Personally I would love to have hardware that sat there inert until I installed the bootloader of my choice on it. I have wasted far too much time working with poorly documented, broken abandonware BIOSes. Moving that stuff up the stack would mean I don't have to learn a new set of tricks everytime I get a new machine to look after.

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And what has closed ever solved?

Take a quick trip to the twentieth century, and see what things were like before the rest of the world knew what open source was. Windows NT for people prepared to pay through the nose for software that worked. Windows ME for home users. Microsoft used its monopoly in operating systems to get monopolies in other fields - networking, office software and browsers. Microsoft were being found guilty of abusing their monopoly all over the world. They were paying millions a day for breaking the rules, but carried on because the fines were not a big enough incentive to stop. They got the judge in the US case replaced with someone who would give them nicer penalties. They were even granted a stay so they could come up with more 'penalties' because they were getting whatever they asked for.

Now look at what open source has given you - the cooperative multi-tasking of DOS/W95/98/ME was replaced by XP at a reasonable cost because of competition from Linux. XP has lasted to this day because the existence of Linux gave you an alternative to Vista and Windows 8. The small cheap computer existed (disappeared and came back again) because of Linux. IE7 and Microsoft's non-standard HTML have gone because of competition from Firefox. Home NAS exists because you can use SAMBA and not need a full price Windows license and hardware big enough to run it. Microsoft tried - and failed - to own the entertainment distribution business because PVR hardware + Linux cost less than a Windows license. Satnavs are a reasonable price because Linux is free and runs on cheap hardware. You do not have to keep BT's spyware in your router because of openwrt. Libre Office is crushing Microsoft Office back into expensive nicheware. Microsoft never got more than their nose into super computing. Imagine the cost of a data centre with a Microsoft license for each CPU - not at today's prices, but at monopoly prices.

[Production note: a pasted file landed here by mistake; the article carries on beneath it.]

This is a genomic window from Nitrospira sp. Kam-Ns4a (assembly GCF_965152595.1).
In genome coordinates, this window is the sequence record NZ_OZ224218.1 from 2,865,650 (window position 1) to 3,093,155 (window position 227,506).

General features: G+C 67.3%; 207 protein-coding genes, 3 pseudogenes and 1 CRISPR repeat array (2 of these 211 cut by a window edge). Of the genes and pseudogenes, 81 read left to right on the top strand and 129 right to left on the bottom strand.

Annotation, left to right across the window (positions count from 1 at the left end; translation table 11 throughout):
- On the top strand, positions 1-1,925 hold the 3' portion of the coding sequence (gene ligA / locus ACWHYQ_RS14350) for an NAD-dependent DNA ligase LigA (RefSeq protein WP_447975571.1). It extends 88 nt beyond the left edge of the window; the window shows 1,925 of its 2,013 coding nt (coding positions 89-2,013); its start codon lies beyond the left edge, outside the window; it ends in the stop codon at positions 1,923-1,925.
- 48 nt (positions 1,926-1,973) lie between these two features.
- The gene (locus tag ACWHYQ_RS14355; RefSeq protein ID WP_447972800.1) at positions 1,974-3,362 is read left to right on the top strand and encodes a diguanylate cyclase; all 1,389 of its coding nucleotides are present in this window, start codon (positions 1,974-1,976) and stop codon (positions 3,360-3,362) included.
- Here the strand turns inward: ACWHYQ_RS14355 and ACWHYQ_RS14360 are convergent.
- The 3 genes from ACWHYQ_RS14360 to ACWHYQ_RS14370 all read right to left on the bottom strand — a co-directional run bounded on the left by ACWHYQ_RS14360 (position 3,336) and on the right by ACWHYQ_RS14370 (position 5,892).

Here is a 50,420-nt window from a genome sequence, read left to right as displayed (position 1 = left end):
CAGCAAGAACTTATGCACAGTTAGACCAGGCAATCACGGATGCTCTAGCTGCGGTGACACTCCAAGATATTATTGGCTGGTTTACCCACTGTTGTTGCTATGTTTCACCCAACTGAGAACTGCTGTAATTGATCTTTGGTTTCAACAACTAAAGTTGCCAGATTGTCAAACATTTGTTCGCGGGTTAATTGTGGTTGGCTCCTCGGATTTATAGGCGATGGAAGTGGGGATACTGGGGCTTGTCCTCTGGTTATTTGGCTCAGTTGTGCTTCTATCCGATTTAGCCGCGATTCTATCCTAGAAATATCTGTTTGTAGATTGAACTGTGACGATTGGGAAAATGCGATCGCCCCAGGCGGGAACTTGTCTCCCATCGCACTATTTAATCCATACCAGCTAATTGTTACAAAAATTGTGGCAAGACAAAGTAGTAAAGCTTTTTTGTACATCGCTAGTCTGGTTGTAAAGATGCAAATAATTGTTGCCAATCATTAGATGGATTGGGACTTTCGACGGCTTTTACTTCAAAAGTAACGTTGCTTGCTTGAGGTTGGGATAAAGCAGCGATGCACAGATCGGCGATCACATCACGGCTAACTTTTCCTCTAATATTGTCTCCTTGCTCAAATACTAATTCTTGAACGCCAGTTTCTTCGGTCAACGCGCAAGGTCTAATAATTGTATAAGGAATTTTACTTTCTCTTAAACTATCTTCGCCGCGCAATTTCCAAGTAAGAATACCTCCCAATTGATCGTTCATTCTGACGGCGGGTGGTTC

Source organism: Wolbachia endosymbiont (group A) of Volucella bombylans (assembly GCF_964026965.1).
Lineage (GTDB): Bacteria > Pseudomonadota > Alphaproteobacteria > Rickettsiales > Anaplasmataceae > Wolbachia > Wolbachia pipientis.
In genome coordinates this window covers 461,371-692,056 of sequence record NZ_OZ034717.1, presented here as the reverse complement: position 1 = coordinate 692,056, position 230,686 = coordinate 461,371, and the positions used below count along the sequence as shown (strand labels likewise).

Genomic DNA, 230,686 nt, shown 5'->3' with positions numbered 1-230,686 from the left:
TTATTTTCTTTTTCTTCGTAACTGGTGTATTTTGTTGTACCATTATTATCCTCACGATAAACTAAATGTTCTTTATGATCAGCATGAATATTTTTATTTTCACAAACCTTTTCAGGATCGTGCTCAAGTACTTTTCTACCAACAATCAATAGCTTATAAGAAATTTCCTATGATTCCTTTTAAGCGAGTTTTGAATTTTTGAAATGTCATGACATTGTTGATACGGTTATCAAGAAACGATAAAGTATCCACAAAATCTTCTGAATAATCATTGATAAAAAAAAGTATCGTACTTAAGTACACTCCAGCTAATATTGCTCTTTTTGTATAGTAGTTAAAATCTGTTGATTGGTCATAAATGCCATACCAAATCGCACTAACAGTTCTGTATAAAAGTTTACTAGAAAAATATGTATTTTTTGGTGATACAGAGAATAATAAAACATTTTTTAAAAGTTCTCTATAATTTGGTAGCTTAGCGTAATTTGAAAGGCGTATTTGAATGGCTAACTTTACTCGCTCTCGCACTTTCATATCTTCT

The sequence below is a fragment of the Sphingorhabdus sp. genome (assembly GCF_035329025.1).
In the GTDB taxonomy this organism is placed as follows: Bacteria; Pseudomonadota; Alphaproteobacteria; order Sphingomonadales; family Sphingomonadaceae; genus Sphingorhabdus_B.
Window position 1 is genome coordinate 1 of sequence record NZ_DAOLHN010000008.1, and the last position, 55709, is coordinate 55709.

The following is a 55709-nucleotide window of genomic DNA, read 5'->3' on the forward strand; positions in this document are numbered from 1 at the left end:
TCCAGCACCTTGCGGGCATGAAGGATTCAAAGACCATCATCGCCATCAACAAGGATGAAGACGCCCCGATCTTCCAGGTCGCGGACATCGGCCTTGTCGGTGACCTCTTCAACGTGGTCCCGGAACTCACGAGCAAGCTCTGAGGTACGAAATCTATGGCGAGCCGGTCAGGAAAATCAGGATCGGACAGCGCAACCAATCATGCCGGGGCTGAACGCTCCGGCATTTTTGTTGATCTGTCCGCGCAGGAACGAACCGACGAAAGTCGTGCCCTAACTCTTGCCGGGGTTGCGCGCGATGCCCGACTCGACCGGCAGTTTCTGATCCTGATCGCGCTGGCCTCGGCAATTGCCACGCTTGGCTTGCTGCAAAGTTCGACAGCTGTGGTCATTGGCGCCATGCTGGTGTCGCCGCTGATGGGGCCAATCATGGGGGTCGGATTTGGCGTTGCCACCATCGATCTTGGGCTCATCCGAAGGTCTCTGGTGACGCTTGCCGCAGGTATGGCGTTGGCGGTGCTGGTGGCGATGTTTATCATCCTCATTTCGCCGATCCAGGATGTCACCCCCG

Quit literally, all the kings horse's and all the king's men could not stop Microsoft's monopoly power. The thing that did was the Gnu Public License. Back in the twentieth century, the vast majority did not believe that was possible. Fifteen years later, you are the minority.

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Re: Er, What?

>Personally I would love to have hardware that sat there inert until I installed the bootloader of my choice on it.

Can't see what Mark Shuttleworth is proposing will actually help you. You only need to look at the fun and games of PC motherboard monitoring tools, that are having to be constantly updated to keep pace with the release of new motherboards and chipsets, to see the problems with having application software directly interfacing to hardware rather than via a defined set of BIOS calls.

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Roo
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Re: Er, What?

"to see the problems with having application software directly interfacing to hardware rather than via a defined set of BIOS calls."

FYI PC BIOS calls are *very* rarely used these days - most OSes talk direct to the hardware via drivers. The reasons for that include performance, and working around broken PC BIOS design. Not really sure how you could reasonably expect a 16bit PC BIOS to work well with a 64bit OS...

OTOH if you have a static description of the hardware and the OS provides the drivers then you are not tied into using 16bit PC BIOS calls for the next 40 years...

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Re: Er, What?

>most OSes talk direct to the hardware via drivers.

I think that what most OSes these days talk to, isn't the 'hardware' in the 1980's sense, but as you pointed out in a previous comment, but more to abstract and intelligent 'hardware' such as a USB or SATA controller through a well defined interface. Obviously, we can split hairs over whether this interface is part of the 'official' BIOS or available via direct access (DMA, System Bus, etc.) to the firmware in the controller.

And I get your point about the role of a BIOS in modern systems being much reduced to essential services such as (effectively) providing a static description of the available hardware and bootloader services.

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Not sure what the best approach is as I do not work in embedded system design, but proprietary firmware blobs are definitely the worst possible solution. Trojans are one problem, the other being their reluctance to allow third parties to redistribute their blobs, which of course is their way of controlling their blobs.

@Charles Manning

Great, you give him an F because his solution is too complex to implement yet you cannot come up with a better one ...